When thinking about hand grenades in space warfare the only scenario that makes sense is ground forces on a planet with no atmosphere or troops fighting outside a large structure either in orbit or in free space in which case the grenade would effect the troops but probably not the ship (much.) It doesn't make sense from the standpoint of ship to ship combat unless it is during boarding or something like that.

GeorgeK
02-17-2009, 06:26 PM
Would a grenade in space freeze to the point that either the lever would not release or that the chemical processes involved could not initiate?

Pthom
02-17-2009, 11:45 PM
These comments are based on the WWII/Vietnam era hand grenades; things could be different using other mechanisms. There would have to be some moisture, methinks, to cause the lever itself to stick. It's a simple clevis arrangement. The safety pin holds the lever in place and the lever in turn holds a spring in compression that, when released, causes a firing pin to activate the primer. All the constituents necessary for ignition and subsequent combustion of the explosive are present (which is why hand grenades can explode just fine under water). That's some cold, to prevent a rather powerful steel spring from decompressing, but not inconceivable. I don't know enough chemistry to say whether extreme cold would prevent violent chemical reactions. But my gut feeling is that the temperature would have to be very near absolute zero for that to occur.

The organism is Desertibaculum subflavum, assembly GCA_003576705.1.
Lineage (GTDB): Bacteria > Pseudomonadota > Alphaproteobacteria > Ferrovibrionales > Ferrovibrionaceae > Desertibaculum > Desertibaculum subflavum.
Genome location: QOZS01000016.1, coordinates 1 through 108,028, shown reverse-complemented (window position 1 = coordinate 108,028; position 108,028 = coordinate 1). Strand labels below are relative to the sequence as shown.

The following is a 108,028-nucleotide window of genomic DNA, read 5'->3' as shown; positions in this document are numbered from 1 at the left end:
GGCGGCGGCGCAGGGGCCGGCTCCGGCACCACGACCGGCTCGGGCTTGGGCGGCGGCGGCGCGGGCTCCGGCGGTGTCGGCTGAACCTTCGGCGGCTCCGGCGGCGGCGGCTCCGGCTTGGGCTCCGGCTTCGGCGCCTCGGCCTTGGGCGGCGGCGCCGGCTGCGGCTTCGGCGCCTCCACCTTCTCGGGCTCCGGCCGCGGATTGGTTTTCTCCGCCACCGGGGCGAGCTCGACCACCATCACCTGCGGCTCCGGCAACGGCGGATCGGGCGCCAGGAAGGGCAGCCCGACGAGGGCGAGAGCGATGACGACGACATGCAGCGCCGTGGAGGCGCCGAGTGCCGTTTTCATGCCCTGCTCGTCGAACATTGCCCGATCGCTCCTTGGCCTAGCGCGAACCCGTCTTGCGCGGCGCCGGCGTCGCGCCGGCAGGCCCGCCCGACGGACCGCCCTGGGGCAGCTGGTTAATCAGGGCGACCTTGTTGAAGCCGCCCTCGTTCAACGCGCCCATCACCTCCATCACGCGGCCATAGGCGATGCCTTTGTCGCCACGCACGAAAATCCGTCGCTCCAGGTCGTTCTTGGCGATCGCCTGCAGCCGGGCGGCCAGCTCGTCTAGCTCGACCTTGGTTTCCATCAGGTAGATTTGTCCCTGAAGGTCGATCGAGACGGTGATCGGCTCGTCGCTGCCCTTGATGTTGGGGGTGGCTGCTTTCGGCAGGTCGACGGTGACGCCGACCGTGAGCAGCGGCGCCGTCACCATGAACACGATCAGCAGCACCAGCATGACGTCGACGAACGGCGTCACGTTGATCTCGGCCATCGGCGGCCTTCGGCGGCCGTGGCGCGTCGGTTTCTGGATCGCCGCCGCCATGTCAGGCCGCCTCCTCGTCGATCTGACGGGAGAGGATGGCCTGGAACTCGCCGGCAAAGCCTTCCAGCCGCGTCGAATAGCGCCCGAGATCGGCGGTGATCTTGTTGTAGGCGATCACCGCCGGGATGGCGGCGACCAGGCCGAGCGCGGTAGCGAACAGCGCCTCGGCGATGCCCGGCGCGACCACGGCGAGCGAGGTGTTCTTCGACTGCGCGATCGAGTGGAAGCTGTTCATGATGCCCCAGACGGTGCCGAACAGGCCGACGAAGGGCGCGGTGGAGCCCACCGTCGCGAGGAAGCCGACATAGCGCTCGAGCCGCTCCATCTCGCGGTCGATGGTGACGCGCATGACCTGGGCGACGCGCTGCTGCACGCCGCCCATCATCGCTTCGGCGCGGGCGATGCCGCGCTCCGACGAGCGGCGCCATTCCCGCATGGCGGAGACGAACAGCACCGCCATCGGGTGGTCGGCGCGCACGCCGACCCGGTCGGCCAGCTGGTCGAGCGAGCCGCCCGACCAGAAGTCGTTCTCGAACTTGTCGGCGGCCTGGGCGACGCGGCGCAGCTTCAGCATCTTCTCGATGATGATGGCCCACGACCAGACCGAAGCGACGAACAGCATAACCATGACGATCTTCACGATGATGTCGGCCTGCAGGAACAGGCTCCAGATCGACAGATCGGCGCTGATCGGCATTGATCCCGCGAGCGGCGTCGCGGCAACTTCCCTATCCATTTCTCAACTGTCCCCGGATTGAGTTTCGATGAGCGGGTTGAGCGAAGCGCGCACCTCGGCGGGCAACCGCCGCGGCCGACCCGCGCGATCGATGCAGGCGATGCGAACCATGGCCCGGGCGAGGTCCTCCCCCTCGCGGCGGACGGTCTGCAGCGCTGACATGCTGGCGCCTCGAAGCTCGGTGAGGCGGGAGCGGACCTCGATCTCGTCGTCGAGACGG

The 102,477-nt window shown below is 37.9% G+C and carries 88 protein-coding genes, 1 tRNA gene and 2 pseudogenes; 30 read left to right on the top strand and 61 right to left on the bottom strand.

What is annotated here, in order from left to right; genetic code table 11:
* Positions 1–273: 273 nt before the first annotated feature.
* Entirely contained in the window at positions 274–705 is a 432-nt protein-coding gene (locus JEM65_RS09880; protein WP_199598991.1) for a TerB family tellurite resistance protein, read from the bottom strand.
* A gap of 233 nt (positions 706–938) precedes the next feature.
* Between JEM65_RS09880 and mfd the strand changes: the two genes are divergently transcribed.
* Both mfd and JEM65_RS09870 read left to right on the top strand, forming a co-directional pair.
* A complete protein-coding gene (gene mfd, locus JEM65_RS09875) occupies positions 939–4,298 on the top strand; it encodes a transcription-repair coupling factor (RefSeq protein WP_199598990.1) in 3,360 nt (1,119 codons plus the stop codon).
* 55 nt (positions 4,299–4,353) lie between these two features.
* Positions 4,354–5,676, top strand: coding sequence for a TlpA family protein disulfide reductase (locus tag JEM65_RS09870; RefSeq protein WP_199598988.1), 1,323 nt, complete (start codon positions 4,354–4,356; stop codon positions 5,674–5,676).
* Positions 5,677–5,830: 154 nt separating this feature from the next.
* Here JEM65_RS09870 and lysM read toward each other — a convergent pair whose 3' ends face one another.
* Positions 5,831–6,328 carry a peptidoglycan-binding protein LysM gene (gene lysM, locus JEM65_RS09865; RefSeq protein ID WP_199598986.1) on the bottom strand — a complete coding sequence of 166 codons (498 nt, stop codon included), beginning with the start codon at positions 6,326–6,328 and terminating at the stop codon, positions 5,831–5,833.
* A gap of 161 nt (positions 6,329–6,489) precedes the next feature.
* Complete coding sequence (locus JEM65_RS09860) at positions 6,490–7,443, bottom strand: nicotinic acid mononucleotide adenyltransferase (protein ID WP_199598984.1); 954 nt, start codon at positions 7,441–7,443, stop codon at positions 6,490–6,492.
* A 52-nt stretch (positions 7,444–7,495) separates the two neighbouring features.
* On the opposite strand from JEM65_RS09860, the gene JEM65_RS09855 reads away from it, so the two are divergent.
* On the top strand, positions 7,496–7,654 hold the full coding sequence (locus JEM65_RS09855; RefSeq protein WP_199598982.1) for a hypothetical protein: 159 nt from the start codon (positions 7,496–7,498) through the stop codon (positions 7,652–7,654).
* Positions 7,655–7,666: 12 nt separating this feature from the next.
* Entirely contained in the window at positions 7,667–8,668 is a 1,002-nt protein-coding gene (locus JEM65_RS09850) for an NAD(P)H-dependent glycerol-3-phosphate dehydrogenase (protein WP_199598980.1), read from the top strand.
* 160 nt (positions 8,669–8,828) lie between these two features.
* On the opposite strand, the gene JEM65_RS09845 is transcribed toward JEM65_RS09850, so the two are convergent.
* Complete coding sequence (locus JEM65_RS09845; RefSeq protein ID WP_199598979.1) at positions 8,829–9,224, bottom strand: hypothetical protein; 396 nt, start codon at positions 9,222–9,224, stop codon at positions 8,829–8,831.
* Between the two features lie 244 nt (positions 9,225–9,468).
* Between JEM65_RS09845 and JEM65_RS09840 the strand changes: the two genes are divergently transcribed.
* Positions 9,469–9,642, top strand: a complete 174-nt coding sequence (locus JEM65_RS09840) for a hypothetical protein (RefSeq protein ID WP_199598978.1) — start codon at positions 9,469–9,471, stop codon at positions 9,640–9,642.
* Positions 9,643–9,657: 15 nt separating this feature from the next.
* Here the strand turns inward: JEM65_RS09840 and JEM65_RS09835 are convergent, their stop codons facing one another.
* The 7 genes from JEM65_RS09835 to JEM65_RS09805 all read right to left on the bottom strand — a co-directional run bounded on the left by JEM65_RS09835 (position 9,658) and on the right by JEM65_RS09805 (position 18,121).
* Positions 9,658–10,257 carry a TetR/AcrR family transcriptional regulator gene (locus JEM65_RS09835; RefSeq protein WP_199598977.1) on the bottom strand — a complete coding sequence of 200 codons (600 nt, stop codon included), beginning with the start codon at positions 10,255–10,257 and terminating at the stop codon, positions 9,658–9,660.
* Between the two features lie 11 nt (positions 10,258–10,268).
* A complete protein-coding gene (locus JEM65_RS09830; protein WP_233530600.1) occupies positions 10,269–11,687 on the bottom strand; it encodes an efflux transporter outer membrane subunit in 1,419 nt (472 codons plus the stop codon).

And as far as I'm aware, it would be pretty tough to pull the pin on a hand grenade at those temperatures, let alone throw one. :D

GeorgeK
02-18-2009, 12:10 AM
Nah, you just flip up your visor and grip the pin with your teeth.

(in British accent) It's not a question of where you grip it. ;)

scottVee
02-18-2009, 12:13 AM
Funny about spacecraft being lightweight. Sure, if they need to escape gravity, that limits their mass. But a spaceship made for long-term use in space would need radiation shielding, would need to survive constant bombardment by high-velocity dust and rocks, and it would take a heck of an explosion to hurt it. If it's meant for battle, add even more armor. Such a thing could never lift off from a planet, but it wouldn't need to. You don't see aircraft carriers on the freeway either.

Lhun
02-19-2009, 01:48 AM
That's some cold, to prevent a rather powerful steel spring from decompressing, but not inconceivable.Material science is not my area of expertise but i could envision that the spring might break when the metal crystallizes due to the cold. (since all that kinetic energy is still stored) Though i really cannot say if that would happen or not.

I don't know enough chemistry to say whether extreme cold would prevent violent chemical reactions. But my gut feeling is that the temperature would have to be very near absolute zero for that to occur.The keyword is threshold energy. If the explosive is to cold, the energy available to ignite it might not be enough. A candle won't burn until it is heated to ignition temperature either. Though it's unlikely to happen, even 0K isn't all that cold, and there's usually a lot more energy available than necessary. And electric ignition might malfunction unless you turn up the volts.

And as far as I'm aware, it would be pretty tough to pull the pin on a hand grenade at those temperatures, let alone throw one. :D
Well, since you carry the grenades on your body they'll generally have body temperature anyway. :D